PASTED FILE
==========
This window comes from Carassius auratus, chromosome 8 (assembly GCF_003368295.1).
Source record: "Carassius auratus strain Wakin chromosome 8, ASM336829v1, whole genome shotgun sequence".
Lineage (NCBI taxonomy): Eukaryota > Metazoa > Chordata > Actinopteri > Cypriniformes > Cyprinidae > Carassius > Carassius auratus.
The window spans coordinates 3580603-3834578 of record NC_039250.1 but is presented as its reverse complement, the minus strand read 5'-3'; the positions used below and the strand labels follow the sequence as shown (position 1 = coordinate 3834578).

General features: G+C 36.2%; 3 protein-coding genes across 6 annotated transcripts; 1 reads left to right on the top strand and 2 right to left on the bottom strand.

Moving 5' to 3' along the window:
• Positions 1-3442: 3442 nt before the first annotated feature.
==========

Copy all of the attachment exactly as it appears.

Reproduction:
This window comes from Carassius auratus, chromosome 8 (assembly GCF_003368295.1).
Source record: "Carassius auratus strain Wakin chromosome 8, ASM336829v1, whole genome shotgun sequence".
Lineage (NCBI taxonomy): Eukaryota > Metazoa > Chordata > Actinopteri > Cypriniformes > Cyprinidae > Carassius > Carassius auratus.
The window spans coordinates 3580603-3834578 of record NC_039250.1 but is presented as its reverse complement, the minus strand read 5'-3'; the positions used below and the strand labels follow the sequence as shown (position 1 = coordinate 3834578).

General features: G+C 36.2%; 3 protein-coding genes across 6 annotated transcripts; 1 reads left to right on the top strand and 2 right to left on the bottom strand.

Moving 5' to 3' along the window:
• Positions 1-3442: 3442 nt before the first annotated feature.